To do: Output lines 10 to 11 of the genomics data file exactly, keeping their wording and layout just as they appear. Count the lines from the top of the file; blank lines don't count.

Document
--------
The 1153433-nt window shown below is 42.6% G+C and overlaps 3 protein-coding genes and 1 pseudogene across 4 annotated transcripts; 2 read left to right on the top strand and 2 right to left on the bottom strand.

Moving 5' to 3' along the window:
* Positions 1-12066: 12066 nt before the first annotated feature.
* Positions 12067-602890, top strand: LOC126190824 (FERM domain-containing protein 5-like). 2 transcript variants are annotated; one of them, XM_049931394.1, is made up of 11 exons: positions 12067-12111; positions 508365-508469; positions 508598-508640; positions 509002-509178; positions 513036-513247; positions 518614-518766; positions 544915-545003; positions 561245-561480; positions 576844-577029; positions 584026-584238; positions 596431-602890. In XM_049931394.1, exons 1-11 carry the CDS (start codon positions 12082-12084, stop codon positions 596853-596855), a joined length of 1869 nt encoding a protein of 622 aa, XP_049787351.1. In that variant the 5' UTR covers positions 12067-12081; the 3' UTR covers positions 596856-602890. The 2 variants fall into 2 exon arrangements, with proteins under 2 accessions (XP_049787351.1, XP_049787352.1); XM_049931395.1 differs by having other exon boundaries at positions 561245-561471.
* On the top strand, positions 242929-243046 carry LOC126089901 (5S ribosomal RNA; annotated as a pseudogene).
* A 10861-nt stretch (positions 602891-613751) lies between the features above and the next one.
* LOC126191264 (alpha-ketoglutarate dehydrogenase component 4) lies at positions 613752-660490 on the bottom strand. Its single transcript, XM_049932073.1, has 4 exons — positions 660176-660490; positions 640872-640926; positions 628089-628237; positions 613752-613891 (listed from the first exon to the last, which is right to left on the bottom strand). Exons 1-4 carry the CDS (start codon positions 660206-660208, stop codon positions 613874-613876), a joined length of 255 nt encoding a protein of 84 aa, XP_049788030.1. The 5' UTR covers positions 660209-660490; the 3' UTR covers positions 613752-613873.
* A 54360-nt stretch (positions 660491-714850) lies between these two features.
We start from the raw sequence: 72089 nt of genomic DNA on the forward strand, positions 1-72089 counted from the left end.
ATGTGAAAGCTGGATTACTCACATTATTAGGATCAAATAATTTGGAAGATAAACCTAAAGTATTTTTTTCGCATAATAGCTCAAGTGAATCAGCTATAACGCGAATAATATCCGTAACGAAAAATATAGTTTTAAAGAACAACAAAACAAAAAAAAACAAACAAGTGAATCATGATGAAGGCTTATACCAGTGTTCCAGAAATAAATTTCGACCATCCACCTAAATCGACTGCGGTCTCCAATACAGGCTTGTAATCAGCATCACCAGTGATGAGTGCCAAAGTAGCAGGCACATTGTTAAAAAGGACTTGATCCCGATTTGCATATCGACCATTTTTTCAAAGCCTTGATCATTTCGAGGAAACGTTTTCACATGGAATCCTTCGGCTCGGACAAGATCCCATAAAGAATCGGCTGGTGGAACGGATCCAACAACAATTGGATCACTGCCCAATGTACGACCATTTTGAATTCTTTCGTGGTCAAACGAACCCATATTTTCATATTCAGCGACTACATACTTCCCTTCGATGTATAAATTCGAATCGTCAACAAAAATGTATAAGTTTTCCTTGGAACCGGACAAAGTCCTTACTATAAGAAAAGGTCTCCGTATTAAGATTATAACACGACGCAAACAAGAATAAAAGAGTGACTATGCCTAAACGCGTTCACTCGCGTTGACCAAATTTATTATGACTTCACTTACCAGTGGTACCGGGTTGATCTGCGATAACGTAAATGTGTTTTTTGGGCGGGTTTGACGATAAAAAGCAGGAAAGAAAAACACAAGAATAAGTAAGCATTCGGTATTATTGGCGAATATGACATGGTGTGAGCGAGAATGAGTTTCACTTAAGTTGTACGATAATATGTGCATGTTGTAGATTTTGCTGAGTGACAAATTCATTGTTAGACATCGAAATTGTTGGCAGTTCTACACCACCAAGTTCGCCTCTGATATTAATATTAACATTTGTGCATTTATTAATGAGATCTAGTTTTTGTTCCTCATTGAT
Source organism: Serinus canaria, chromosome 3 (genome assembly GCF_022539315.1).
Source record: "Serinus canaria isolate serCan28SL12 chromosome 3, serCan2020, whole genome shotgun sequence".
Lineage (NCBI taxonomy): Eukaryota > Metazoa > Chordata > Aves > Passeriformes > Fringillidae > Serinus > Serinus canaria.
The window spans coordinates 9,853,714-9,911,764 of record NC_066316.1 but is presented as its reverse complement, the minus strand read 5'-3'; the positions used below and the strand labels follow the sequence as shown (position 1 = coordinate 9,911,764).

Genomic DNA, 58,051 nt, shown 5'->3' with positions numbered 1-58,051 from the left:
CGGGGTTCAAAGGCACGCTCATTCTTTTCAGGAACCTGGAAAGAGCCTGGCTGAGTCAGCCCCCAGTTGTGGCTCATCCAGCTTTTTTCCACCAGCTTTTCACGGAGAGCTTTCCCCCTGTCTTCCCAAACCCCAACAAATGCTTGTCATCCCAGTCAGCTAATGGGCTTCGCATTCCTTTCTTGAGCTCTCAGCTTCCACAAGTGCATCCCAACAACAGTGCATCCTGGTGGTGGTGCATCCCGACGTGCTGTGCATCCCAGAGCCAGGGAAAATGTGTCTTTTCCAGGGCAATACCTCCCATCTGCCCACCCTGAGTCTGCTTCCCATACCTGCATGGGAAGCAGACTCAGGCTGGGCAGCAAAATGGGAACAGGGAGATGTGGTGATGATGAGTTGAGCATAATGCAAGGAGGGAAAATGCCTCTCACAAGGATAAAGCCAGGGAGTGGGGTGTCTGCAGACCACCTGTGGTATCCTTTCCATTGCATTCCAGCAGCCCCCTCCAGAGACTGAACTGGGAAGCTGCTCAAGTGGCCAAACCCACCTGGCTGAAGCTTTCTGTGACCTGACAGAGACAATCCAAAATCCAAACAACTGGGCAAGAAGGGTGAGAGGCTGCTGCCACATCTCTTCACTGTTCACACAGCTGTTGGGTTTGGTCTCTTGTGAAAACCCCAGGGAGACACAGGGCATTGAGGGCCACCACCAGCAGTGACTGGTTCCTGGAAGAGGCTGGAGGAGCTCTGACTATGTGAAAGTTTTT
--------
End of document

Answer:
ATGTGAAAGCTGGATTACTCACATTATTAGGATCAAATAATTTGGAAGATAAACCTAAAGTATTTTTTTCGCATAATAGCTCAAGTGAATCAGCTATAACGCGAATAATATCCGTAACGAAAAATATAGTTTTAAAGAACAACAAAACAAAAAAAAACAAACAAGTGAATCATGATGAAGGCTTATACCAGTGTTCCAGAAATAAATTTCGACCATCCACCTAAATCGACTGCGGTCTCCAATACAGGCTTGTAATCAGCATCACCAGTGATGAGTGCCAAAGTAGCAGGCACATTGTTAAAAAGGACTTGATCCCGATTTGCATATCGACCATTTTTTCAAAGCCTTGATCATTTCGAGGAAACGTTTTCACATGGAATCCTTCGGCTCGGACAAGATCCCATAAAGAATCGGCTGGTGGAACGGATCCAACAACAATTGGATCACTGCCCAATGTACGACCATTTTGAATTCTTTCGTGGTCAAACGAACCCATATTTTCATATTCAGCGACTACATACTTCCCTTCGATGTATAAATTCGAATCGTCAACAAAAATGTATAAGTTTTCCTTGGAACCGGACAAAGTCCTTACTATAAGAAAAGGTCTCCGTATTAAGATTATAACACGACGCAAACAAGAATAAAAGAGTGACTATGCCTAAACGCGTTCACTCGCGTTGACCAAATTTATTATGACTTCACTTACCAGTGGTACCGGGTTGATCTGCGATAACGTAAATGTGTTTTTTGGGCGGGTTTGACGATAAAAAGCAGGAAAGAAAAACACAAGAATAAGTAAGCATTCGGTATTATTGGCGAATATGACATGGTGTGAGCGAGAATGAGTTTCACTTAAGTTGTACGATAATATGTGCATGTTGTAGATTTTGCTGAGTGACAAATTCATTGTTAGACATCGAAATTGTTGGCAGTTCTACACCACCAAGTTCGCCTCTGATATTAATATTAACATTTGTGCATTTATTAATGAGATCTAGTTTTTGTTCCTCATTGAT
Source organism: Serinus canaria, chromosome 3 (genome assembly GCF_022539315.1).